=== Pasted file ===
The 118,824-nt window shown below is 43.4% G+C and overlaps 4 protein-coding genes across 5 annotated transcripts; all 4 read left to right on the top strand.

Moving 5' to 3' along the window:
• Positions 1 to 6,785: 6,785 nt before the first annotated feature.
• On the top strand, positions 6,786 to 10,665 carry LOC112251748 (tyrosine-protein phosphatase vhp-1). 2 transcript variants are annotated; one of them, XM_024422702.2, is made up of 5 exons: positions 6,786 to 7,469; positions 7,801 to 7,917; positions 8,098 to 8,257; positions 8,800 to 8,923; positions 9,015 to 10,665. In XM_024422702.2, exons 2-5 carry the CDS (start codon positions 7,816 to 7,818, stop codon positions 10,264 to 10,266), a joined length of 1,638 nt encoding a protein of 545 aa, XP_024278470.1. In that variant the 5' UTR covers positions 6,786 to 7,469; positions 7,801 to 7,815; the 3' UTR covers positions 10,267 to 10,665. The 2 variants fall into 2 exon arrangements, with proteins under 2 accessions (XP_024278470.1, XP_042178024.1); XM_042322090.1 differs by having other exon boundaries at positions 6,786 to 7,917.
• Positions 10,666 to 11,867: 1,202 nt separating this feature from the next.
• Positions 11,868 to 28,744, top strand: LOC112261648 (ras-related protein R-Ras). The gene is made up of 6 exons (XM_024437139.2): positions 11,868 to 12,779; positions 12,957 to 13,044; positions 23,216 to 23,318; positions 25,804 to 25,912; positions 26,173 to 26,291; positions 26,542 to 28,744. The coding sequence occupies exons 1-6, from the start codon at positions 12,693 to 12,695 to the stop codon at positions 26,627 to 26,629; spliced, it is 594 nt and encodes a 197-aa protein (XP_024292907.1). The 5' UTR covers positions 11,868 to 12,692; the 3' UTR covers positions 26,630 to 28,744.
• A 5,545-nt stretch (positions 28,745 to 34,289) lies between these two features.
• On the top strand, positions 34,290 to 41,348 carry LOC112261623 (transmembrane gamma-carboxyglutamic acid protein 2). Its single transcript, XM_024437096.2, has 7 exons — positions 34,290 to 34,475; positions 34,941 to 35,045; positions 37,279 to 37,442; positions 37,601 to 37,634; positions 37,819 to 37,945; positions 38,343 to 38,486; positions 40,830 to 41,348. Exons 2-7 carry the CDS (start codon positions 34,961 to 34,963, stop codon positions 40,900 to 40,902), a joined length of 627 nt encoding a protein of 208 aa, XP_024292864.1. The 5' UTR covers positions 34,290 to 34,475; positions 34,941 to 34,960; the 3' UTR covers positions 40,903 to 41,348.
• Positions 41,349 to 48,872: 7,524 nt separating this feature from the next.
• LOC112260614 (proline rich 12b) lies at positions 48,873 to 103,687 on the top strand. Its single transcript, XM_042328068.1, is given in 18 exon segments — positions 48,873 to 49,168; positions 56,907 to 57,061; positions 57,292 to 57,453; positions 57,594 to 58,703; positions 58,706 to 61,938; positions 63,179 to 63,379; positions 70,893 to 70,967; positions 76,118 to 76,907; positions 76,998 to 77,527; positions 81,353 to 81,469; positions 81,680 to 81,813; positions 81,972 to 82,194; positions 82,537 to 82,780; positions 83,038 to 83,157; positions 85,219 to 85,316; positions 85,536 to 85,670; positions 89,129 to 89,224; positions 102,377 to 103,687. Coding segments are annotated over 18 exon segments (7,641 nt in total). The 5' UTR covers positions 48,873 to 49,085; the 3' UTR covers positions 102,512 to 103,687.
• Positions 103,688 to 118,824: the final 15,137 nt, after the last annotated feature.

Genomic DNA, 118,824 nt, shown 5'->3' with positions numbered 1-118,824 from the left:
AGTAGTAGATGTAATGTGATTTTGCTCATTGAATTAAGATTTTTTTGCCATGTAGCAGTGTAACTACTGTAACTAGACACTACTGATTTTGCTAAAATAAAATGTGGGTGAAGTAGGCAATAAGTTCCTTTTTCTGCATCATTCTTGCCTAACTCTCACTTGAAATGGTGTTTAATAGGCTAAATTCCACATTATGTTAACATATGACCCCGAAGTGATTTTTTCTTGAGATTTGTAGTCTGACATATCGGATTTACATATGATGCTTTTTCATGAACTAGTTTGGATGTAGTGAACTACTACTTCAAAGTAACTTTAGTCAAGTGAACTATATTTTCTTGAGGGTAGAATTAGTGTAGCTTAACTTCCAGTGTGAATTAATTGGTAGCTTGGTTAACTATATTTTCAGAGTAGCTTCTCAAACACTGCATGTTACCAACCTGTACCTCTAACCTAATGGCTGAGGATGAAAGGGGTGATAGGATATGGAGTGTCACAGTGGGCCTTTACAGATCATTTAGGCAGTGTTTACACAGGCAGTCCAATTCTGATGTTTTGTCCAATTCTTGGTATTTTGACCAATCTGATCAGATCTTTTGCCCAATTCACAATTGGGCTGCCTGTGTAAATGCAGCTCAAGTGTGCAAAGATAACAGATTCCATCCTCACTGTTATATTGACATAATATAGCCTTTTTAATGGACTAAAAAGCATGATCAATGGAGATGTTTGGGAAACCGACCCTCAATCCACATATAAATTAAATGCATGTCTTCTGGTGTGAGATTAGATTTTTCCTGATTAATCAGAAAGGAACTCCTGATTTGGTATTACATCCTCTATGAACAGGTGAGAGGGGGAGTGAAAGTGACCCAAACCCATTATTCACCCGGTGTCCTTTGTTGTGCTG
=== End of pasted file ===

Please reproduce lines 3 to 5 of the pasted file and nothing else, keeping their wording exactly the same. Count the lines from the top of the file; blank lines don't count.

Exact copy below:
• Positions 1 to 6,785: 6,785 nt before the first annotated feature.
• On the top strand, positions 6,786 to 10,665 carry LOC112251748 (tyrosine-protein phosphatase vhp-1). 2 transcript variants are annotated; one of them, XM_024422702.2, is made up of 5 exons: positions 6,786 to 7,469; positions 7,801 to 7,917; positions 8,098 to 8,257; positions 8,800 to 8,923; positions 9,015 to 10,665. In XM_024422702.2, exons 2-5 carry the CDS (start codon positions 7,816 to 7,818, stop codon positions 10,264 to 10,266), a joined length of 1,638 nt encoding a protein of 545 aa, XP_024278470.1. In that variant the 5' UTR covers positions 6,786 to 7,469; positions 7,801 to 7,815; the 3' UTR covers positions 10,267 to 10,665. The 2 variants fall into 2 exon arrangements, with proteins under 2 accessions (XP_024278470.1, XP_042178024.1); XM_042322090.1 differs by having other exon boundaries at positions 6,786 to 7,917.
• Positions 10,666 to 11,867: 1,202 nt separating this feature from the next.